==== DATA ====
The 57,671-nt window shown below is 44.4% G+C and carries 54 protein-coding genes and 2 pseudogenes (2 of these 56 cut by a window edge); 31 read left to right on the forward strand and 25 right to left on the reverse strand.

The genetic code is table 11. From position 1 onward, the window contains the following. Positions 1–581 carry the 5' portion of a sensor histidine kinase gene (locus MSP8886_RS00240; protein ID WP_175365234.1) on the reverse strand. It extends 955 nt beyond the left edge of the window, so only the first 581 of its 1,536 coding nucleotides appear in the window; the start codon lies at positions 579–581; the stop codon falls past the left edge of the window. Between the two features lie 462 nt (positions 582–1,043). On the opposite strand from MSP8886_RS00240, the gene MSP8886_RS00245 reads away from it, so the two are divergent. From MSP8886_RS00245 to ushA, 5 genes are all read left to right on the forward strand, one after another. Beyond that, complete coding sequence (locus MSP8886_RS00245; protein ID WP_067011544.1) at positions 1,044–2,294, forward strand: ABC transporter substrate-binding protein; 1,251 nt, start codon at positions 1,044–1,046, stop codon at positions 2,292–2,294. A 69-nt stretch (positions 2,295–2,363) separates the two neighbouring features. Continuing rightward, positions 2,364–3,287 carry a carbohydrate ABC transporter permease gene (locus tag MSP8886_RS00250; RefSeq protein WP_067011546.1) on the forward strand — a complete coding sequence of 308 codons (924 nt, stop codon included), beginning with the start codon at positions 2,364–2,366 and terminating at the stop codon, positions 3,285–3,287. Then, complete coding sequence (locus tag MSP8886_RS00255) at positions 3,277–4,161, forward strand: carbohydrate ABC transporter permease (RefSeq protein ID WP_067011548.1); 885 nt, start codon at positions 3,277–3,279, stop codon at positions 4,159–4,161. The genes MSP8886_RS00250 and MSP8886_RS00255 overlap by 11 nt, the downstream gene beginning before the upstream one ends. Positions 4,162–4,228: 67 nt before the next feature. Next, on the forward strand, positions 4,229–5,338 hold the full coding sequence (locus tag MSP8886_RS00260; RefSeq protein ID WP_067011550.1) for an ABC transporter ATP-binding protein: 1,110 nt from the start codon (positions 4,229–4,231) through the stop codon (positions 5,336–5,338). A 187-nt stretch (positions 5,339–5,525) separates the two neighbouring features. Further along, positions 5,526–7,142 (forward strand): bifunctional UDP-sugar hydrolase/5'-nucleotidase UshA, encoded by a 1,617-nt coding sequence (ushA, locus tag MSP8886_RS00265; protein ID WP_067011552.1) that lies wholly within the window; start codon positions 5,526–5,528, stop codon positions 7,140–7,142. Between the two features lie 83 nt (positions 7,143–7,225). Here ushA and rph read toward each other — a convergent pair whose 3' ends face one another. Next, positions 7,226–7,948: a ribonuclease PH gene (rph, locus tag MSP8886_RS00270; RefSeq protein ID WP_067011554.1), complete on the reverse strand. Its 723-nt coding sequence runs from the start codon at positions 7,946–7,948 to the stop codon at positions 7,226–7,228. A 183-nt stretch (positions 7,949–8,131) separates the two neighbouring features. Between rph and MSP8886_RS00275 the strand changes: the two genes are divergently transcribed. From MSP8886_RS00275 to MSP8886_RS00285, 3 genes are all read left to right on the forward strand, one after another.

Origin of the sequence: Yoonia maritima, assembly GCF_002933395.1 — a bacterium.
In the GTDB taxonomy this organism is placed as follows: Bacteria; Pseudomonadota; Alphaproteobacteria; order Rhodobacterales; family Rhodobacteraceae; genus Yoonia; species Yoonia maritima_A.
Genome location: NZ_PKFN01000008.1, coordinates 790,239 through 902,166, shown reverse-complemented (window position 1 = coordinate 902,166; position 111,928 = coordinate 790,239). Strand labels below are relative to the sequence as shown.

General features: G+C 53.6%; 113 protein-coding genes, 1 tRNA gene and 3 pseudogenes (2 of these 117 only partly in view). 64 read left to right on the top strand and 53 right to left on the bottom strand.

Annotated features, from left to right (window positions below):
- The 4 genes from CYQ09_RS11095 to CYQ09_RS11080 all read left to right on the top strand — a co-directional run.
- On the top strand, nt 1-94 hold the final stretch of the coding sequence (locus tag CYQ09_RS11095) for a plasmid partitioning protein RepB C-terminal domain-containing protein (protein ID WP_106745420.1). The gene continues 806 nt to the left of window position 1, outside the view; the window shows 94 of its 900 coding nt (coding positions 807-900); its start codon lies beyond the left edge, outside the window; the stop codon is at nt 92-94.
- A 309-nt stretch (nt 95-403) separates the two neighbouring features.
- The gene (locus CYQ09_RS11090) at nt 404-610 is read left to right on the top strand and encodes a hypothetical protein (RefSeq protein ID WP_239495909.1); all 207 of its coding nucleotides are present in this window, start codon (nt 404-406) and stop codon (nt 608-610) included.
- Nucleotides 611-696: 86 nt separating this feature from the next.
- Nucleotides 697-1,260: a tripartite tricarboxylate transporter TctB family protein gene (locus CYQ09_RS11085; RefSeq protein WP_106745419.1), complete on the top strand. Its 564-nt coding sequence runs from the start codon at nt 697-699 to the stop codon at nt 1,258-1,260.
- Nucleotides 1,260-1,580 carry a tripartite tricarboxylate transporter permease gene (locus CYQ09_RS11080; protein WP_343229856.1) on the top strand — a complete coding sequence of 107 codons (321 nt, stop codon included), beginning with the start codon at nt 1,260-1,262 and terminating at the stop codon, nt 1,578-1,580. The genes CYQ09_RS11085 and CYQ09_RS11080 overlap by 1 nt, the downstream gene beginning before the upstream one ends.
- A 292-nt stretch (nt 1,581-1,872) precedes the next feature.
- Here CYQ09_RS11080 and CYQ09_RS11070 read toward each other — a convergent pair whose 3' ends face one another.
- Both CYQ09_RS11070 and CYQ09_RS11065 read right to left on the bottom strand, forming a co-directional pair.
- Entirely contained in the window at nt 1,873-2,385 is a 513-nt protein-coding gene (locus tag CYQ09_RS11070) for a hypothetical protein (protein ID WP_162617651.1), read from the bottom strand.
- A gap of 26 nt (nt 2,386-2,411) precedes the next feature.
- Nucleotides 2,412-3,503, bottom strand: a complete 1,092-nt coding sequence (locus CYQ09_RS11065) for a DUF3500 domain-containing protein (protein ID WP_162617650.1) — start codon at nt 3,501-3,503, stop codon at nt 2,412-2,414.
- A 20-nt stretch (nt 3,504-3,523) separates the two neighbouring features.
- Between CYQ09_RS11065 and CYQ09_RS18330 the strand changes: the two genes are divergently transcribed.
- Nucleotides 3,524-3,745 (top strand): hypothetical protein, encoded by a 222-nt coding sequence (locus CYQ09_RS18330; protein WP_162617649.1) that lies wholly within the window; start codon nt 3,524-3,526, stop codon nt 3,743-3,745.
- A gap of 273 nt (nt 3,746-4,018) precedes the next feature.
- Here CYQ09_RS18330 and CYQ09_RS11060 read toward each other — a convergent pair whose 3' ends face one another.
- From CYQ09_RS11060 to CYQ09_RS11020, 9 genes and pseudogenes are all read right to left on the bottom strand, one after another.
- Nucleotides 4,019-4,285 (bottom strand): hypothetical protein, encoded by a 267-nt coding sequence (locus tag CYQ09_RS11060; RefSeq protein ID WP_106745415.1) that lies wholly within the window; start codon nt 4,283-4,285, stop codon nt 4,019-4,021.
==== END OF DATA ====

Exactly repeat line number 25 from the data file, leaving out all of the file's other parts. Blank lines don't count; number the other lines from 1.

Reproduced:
- Here CYQ09_RS18330 and CYQ09_RS11060 read toward each other — a convergent pair whose 3' ends face one another.